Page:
Billy Benjamin; Matt Sutton; Walter Moss; Fred Forshaw; Harry Crook; Edwin Crabtree; Edgar Wait to be married; Joe Wait to be best man.

Tarleton tit bits.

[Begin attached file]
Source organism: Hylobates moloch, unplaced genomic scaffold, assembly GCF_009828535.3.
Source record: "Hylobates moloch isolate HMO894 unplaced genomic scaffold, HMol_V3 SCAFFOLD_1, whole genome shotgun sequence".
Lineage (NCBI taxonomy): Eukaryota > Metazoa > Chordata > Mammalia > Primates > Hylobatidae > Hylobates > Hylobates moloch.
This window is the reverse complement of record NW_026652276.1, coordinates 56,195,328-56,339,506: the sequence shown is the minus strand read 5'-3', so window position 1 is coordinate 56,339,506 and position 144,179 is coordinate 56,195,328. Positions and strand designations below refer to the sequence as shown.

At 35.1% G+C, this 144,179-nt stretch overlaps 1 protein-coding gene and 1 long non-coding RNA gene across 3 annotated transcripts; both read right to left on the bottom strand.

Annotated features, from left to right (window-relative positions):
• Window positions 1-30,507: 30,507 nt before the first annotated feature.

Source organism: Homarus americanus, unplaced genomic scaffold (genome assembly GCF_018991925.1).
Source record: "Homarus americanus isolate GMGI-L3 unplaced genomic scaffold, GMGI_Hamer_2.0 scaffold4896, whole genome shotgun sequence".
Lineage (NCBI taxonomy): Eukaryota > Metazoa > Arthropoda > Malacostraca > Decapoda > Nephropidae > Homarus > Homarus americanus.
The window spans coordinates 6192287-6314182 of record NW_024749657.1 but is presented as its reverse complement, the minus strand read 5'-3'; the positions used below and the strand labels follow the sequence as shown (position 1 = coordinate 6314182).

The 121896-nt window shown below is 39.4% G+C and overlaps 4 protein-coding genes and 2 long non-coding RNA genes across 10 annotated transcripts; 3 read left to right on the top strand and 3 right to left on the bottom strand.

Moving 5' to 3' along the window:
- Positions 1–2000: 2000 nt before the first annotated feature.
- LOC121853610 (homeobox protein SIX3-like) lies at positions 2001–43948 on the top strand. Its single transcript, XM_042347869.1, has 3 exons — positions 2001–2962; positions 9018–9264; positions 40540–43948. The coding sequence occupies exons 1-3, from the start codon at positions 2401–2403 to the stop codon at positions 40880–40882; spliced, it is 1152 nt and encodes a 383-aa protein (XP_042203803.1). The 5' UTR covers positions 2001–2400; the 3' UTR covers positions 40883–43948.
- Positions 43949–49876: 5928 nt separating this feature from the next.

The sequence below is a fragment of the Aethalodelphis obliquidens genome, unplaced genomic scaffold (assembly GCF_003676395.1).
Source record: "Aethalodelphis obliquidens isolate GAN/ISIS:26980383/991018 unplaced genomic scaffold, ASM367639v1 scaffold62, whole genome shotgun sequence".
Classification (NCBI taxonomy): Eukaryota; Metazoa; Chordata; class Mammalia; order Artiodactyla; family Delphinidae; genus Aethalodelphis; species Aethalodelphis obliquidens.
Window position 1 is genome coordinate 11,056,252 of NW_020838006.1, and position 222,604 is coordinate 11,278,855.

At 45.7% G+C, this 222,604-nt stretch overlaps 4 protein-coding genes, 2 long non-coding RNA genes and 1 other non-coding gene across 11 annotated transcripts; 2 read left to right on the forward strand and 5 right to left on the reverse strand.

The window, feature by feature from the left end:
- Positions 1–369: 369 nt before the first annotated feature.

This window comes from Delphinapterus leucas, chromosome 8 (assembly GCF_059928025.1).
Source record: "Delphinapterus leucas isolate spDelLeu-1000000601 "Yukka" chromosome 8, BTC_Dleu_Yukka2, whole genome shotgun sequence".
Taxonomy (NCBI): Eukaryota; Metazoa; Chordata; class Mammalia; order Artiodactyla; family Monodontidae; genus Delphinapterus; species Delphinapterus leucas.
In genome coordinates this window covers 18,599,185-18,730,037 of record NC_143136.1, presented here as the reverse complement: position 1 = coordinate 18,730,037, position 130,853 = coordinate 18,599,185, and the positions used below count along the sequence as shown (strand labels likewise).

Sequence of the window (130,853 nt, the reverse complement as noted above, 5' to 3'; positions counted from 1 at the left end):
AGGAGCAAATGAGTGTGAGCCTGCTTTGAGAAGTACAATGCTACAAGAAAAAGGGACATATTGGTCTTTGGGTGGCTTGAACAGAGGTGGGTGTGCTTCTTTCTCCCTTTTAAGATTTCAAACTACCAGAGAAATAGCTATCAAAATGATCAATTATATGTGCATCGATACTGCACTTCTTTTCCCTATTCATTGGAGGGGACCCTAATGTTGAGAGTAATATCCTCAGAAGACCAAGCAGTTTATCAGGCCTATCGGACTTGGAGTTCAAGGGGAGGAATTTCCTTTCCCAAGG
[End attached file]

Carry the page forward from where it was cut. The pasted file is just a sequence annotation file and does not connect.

George Spencer, (Curacy house) goes on Monday is a fitter to a works near London. Tom Dandy, Who has been removed to a very large R.A.F. Hospital in the Home Counties for further treatment to his leg, was taken on Saturday to Buckingham Palace to a Non forgotten League tea party. He seems to be doing very well and likes where he is. Old Church Sunday, known to many as “attock Sunday“, because the corn is reaped and gathered into “cocks” in the field by that day, passed off very well. The old Churchyard looked especially well tended. Sergeant Edgar Wait, R.A. S.C. was married on Tuesday at Tarleton Parish Church to Joyce Brockley. Following our record in last week’s N.L. about P.C Davis’ brave act in saving the Croston sewerman we are now able to report that he has been given the Police medal for gallant service and also a grant of £10. P. C. Simpson has gone on holiday for a week. The Rector preached at Hoole on Sunday evening having exchanged pulpits with Mr. Watkins. Mr. Stansfield has sold his house in Hesketh Lane and has gone to live at Kew, Southport. Next Sunday the day of National Prayer and intercession, all the national forces in Tarleton have been invited to a special Service in the Parish Church. The Rufford Band is heading the outdoor procession to the Church and will be followed by the Home Guard, First Aid and Ambulance Corps, A.F.S., British Legion, men and women, with Standards; W.V.S., A.R.P. and the Red Cross. All will be in uniform. Stansfield’s House has been bought by a Mr. Woodward, owner of H. Woodward & Sons Ltd., who run a very big motor a engineering works at Formby. He is quite a young man, has two children, and he anticipated the rector's call by calling himself at the rectory and making himself known. George Hunter was 21 last week and is hoping to get home, at the week-end to celebrate the event. The new comb-out will take a lot of our lads who are now in reserved occupations. Quite a large number will be registering on Saturday and we will try to give their names in our next issue. Oranges came to Tarleton on Saturday and Mrs. George Spencer had 3 cases which she is selling to her regular customers. George wants the N.L. sent to him each week and it should be understood that all those lads away from the parish on definite war work are eligible to receive it. Mill still closed and so far no one knows what is being done with it. Tom Harrison should have been on a draft for overseas but at the last moment he was one of those chosen not to go. So popular was this weeks picture at the Cinema that quite large crowds were turned away for want of room. The picture was called "Sailors Three". Alf Rowland, who is now in the R.A.F was 21 last Friday.